How much juice is left in the Indian equity story? Mumbai’s share index has raced to successive record highs and has gained 24 percent so far this year in dollar terms as investors have bought into Prime Minister Narendra Modi’s reform promises.
Will the yen continue to weaken?
Most people think so — analysts polled by Reuters this month predict that the Japanese currency will fall 18 percent against the dollar this year. That will bring the currency to around 102 per dollar from current levels of 98. And all sorts of trades, from emerging debt to euro zone periphery stocks, are banking on a world of weak yen.
Emerging bonds have got off to a flying start in 2013, with debt funds taking in over $2 billion this past week, the second highest weekly inflow ever, according to fund tracker EPFR Global. Issuance is strong – Turkey for instance this week borrowed cash repayable in 10 years for just 3.47 percent, its lowest yield ever in the dollar market.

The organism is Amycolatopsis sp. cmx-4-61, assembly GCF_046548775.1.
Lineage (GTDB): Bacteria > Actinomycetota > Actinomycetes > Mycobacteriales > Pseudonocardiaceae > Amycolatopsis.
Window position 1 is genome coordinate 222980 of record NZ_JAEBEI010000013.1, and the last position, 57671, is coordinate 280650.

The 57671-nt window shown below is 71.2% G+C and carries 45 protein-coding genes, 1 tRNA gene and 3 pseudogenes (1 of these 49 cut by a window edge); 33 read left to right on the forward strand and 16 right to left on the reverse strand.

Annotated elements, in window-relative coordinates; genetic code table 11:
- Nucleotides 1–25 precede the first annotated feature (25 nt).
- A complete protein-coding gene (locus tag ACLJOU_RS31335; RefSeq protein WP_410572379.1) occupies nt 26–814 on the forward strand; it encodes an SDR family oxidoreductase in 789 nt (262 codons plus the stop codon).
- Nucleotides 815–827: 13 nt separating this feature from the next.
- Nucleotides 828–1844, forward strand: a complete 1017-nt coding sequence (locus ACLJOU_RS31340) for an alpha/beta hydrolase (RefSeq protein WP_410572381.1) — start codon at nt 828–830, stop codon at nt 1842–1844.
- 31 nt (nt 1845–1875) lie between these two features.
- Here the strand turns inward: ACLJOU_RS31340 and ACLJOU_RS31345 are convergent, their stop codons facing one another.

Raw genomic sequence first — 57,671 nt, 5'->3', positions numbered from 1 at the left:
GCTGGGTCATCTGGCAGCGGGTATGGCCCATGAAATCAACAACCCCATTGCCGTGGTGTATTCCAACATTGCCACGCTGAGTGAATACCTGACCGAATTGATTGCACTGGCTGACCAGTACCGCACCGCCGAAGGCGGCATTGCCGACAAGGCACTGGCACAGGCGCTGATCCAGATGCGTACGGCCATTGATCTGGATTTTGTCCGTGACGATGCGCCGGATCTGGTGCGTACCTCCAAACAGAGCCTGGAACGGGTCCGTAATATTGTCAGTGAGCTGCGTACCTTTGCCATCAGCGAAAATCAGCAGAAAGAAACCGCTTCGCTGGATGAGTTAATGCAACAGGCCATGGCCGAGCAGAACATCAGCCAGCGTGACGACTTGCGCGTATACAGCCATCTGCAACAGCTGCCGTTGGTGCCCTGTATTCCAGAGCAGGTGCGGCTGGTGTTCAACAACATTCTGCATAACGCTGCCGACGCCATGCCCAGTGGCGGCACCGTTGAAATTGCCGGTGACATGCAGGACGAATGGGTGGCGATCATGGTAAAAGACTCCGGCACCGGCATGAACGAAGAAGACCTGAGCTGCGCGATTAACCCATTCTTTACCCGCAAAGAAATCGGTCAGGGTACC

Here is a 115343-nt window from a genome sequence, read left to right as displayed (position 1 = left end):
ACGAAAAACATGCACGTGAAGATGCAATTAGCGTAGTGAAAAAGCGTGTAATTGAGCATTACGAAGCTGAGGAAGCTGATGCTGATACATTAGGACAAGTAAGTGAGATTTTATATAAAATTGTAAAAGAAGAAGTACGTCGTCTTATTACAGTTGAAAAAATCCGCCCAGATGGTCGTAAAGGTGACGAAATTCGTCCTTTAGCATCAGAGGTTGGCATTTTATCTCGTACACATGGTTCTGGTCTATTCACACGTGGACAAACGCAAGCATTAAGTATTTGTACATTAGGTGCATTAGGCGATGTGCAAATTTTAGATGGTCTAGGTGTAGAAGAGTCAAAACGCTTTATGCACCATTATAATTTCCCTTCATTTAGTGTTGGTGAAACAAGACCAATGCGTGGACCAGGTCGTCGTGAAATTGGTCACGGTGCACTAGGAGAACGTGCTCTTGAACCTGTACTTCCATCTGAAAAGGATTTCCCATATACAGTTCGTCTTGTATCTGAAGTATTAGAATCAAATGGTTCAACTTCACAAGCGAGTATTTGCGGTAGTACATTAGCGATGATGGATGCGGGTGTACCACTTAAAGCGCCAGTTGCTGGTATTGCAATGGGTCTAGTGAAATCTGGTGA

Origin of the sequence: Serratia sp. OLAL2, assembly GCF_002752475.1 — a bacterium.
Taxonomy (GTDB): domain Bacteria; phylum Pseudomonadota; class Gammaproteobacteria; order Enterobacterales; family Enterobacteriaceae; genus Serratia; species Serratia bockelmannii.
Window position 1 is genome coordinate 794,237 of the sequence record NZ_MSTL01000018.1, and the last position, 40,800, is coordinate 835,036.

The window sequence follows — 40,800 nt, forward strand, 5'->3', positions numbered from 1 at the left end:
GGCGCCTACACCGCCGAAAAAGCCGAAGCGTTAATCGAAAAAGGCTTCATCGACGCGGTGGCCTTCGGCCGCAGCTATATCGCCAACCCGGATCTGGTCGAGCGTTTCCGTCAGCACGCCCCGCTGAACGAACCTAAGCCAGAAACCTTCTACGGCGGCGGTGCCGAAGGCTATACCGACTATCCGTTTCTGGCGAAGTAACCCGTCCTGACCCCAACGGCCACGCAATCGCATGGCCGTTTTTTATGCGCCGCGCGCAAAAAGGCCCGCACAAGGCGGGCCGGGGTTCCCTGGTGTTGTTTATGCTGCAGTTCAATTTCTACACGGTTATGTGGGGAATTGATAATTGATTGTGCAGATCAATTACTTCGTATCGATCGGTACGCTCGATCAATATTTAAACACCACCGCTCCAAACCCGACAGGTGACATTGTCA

Frontier markets have an air of adventure and unpredictability about them. One is tempted to ask: Who knows what will happen next?
Brazil’s central bank meets today and almost certainly will announce another half point cut in interest rates, the eighth consecutive reduction since last August. But so far there is little sign that its rate-cutting spree — the longest and most aggressive in the developing world — is having much success in resuscitating the economy.
Emerging equities’ amazing first quarter rally now seems a distant memory. In fact MSCI’s main emerging markets index recently spent 11 straight weeks in the red, the longest lossmaking stretch in the history of the index. The reasons are clear — the euro zone is in danger of breakup, growth is dire in the West and stuttering in the East. Weaker oil and metals prices are hitting commodity exporting countries.
Over the past year emerging markets have broadly lagged an upswing in global equity markets, yielding cumulative returns of 4.5 percent since last August. That’s less than half the return developed markets have provided (see graphic below).